Mahi-Mahi Swim North with El Nino
A developing El Niño in the equatorial Pacific has generated the usual predictions of drastic weather changes—some devastating, some beneficial—throughout the world, according to a column by Pete Thomas on the website GrindTV.
While Thomas’s scientific sources indicate there’s a 90 percent probability that an El Niño is already occurring, the main question at this point is whether it will be a moderate El Niño or, more likely, a powerful warm-water event such as those in the early 1980s and late ’90s.
“The extent of El Niño’s strength won’t be known until late summer or fall,” Thomas writes. “But based on several interesting signals, in the form of mammals, birds, and fish showing up where they don’t typically belong, it’s looking as though this El Niño is going to be a very powerful event.”
Anglers out of San Diego, on short excursions into Mexican Pacific Coast waters, began catching yellowfin tuna in May, according to Thomas. This sub-tropical species typically doesn’t show that far north until late summer, if at all.
“We’ve already started to see very unusual fish catches here,” says Tim Barnett, marine research emeritus with the San Diego-based Scripps Institution of Oceanography. “The first yellowfin tuna was caught in May—that has never happened before to anybody’s recollection.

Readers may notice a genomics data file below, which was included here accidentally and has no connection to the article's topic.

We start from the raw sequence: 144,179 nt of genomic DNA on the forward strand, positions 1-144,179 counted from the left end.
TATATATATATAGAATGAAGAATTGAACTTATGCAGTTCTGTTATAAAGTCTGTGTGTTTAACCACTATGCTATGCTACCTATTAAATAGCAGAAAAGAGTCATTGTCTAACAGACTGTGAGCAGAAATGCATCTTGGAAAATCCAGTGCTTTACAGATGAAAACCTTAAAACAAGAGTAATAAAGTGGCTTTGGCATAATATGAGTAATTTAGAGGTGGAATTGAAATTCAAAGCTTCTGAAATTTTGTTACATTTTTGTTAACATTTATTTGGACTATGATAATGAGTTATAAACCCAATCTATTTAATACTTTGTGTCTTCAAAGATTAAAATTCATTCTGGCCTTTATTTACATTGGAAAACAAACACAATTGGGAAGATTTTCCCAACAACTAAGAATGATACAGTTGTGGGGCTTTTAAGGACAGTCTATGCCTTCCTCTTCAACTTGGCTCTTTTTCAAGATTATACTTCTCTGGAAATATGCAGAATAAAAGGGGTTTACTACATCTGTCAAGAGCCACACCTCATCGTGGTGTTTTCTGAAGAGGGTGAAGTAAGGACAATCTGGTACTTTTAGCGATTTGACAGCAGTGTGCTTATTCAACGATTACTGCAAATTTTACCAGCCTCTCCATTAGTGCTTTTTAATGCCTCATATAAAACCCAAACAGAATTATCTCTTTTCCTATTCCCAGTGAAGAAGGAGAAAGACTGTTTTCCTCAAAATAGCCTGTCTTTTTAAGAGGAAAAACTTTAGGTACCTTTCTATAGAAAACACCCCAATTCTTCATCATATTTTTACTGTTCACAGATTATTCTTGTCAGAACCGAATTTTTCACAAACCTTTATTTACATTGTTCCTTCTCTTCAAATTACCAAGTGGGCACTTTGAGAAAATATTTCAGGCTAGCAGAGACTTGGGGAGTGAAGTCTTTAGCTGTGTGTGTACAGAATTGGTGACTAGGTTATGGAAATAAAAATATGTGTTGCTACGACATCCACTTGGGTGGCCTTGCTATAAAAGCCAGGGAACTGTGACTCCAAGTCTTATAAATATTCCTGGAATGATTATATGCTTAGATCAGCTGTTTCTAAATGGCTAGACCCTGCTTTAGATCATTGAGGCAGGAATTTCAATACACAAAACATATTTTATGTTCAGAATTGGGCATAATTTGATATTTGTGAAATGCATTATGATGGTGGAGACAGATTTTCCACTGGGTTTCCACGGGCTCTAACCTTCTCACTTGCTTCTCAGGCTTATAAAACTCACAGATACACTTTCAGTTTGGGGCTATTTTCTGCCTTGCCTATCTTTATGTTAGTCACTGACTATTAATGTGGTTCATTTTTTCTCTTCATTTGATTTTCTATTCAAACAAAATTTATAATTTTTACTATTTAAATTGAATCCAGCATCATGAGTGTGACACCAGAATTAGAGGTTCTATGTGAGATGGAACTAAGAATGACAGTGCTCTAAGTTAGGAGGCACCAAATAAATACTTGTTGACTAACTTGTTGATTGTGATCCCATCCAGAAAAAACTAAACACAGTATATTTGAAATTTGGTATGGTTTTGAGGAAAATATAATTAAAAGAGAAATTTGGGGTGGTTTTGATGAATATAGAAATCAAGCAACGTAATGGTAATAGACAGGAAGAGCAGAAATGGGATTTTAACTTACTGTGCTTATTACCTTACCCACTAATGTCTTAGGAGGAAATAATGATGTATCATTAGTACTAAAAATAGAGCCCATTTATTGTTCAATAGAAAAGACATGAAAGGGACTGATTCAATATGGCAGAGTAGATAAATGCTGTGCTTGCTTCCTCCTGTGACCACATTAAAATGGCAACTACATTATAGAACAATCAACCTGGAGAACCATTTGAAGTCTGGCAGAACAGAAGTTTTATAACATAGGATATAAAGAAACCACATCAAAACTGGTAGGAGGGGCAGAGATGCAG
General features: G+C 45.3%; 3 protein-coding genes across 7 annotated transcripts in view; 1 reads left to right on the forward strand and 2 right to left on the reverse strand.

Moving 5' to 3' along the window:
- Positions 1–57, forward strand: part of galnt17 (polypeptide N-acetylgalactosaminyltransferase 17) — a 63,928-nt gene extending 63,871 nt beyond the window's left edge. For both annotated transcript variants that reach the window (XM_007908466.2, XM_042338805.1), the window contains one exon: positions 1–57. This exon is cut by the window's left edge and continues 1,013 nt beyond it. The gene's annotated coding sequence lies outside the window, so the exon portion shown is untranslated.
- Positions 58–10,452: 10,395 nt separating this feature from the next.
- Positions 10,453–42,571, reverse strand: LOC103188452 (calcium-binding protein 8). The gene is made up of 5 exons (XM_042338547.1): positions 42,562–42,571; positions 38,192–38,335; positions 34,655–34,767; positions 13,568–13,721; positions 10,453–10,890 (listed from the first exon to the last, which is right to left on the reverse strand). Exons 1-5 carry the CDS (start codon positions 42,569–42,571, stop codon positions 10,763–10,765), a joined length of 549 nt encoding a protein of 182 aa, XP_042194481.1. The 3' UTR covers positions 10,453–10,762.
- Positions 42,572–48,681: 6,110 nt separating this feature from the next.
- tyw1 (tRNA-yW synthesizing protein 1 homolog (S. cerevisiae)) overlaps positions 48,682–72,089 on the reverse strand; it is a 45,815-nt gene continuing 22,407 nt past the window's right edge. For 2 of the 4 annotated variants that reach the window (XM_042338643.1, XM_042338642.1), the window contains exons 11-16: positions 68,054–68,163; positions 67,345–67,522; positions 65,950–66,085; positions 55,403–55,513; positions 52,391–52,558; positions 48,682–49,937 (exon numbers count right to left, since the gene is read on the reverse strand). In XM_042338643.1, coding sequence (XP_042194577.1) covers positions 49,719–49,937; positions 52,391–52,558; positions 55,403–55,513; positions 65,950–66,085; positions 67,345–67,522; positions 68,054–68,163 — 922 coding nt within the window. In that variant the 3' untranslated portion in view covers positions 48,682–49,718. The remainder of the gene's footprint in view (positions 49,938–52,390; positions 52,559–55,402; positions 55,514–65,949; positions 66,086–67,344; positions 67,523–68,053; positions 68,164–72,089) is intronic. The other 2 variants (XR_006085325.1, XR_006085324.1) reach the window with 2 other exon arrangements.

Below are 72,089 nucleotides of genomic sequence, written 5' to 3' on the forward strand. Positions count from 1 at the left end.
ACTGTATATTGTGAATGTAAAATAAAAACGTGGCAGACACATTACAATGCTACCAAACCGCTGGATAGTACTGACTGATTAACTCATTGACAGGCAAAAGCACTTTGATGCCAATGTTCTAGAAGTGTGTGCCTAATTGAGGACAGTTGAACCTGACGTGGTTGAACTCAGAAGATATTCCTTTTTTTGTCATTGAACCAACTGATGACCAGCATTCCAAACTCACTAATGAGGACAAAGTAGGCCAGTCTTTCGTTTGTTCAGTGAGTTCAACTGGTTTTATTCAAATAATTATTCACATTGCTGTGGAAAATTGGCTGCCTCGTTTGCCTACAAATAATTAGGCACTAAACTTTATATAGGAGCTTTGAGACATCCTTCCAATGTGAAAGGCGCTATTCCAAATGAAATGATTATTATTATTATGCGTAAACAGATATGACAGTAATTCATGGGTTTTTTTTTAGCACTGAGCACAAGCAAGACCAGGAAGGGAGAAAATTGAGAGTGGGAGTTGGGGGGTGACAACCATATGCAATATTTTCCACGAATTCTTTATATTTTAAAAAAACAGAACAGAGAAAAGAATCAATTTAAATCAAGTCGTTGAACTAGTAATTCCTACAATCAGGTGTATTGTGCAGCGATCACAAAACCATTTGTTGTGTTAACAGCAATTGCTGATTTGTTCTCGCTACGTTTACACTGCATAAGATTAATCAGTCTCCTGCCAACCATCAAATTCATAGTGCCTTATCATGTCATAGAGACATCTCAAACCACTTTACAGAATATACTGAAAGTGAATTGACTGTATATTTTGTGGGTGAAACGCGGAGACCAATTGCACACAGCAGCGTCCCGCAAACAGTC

“And the other thing too is the first dorado (mahi-mahi)—first of June. That has never happened before. They really like the warm water and you normally don’t see them here until September,” Barnett says in the report.
Mark Rayor, who runs Jen-Wren Sportfishing in the Sea of Cortez, in Baja California’s East Cape region, said sardines and other types of bait fish are largely absent, according to Thomas’s report.
An El Niño certainly appears to be rolling northward, and while it disturbs resident species, it also brings offshore exotics like mahi-mahi, tuna and billfish. And for this reason, Pacific Coast anglers are looking forward to welcoming it with sore arms.